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More massive subsidies for Agribusiness: Senator Stabenow announces passage of the 2018 Farm Bill

December 18, 2018

Last week, the 2018 Farm Bill finally passed in both the House and the Senate. Senator Debbie Stabenow, the ranking member of the U.S. Senate Committee on Agriculture, Nutrition, and Forestry, announced the passage of the bill as a victory for bipartisanship.

In a released statement, Stabenow said: 

“The 2018 Farm Bill is a bipartisan victory that has Michigan on every page. This is a strong bill that will grow Michigan’s diverse agricultural economy and support our farmers, families, and rural communities. I’m pleased the Senate has moved forward with the bill and look forward to the House considering it soon.”

While the 2018 Farm Bill does not include the previously announced cuts to Food Stamps, it maintains an agricultural system that is ecologically unsustainable and benefits the agribusiness sector.

You can check out the Environmental Working Group’s Farm Subsidy Database, to look at the entire country and each state, including Michigan. 

You can see from this graphic below, where the subsidies have gone since 1995, which is primarily to commodity crops (corn, soy, etc), crop insurance, disaster programs and conservation programs. Of the $6.13 billion in farm subsidies since 1995 in Michigan, nearly half has gone to subsidize corn. ($3 billion) Most of the corn grow in Michigan either ends up as feed for farm animals or is used in processed foods. This is what the Farm Bill does, it subsidizes the current food system of agri-business and unhealthy food.

Included in the released statement from Senator Stabenow, are a list of organizations that endorses the 2018 Farm Bill and Senator Stabenow. Those organizations include, the Michigan Agri-Business Association, the Michigan Milk Producers Association, the Michigan Corn Growers Association, the Michigan Sugar Company, Michigan Vegetable Council, the Michigan Forest Products Council, the Cherry Marketing Institute and many others.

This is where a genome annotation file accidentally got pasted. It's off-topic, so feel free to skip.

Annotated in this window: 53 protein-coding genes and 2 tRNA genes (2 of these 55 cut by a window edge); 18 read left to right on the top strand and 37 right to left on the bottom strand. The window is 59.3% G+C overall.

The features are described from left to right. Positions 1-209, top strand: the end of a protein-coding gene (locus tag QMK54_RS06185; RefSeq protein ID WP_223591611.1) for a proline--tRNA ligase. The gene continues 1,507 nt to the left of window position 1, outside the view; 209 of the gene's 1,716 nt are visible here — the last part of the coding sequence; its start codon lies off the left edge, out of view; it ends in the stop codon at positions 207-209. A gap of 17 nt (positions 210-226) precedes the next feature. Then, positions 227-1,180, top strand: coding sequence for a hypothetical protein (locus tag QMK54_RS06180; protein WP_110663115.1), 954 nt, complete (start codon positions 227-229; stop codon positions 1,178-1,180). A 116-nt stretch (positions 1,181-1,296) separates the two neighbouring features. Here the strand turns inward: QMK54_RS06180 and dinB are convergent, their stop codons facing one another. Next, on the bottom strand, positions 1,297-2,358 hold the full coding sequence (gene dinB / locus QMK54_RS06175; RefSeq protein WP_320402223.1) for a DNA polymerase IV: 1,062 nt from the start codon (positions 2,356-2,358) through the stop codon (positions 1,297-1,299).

This list of entities are not made up of small farms, but the agri-business sector and their specific associations and councils. Most of these groups are part of the Michigan Farm Bureau and make it a point to influence public policy at the state  and federal level. The Michigan Farm Bureau was one of the largest donors in many of the political races in Michigan, making sure that their interests are represented in Lansing and in Washington. The Michigan Farm Bureau has created their own Political Action Committee, known as AgriPAC. Here is a sample of the kind of influence that they have from two prominent Michigan Legislators: 

The ongoing federal subsidies to agribusiness will mean more taxpayer money goes for corporate welfare and away from sustainable, local small farmers. The 2018 Farm Bill also perpetuates the exploitation of migrant farm labor and it contributes to a food system that contributes to Global Climate Change.

To read the actual 2018 Farm Bill, go to this link to read the 807 page document.

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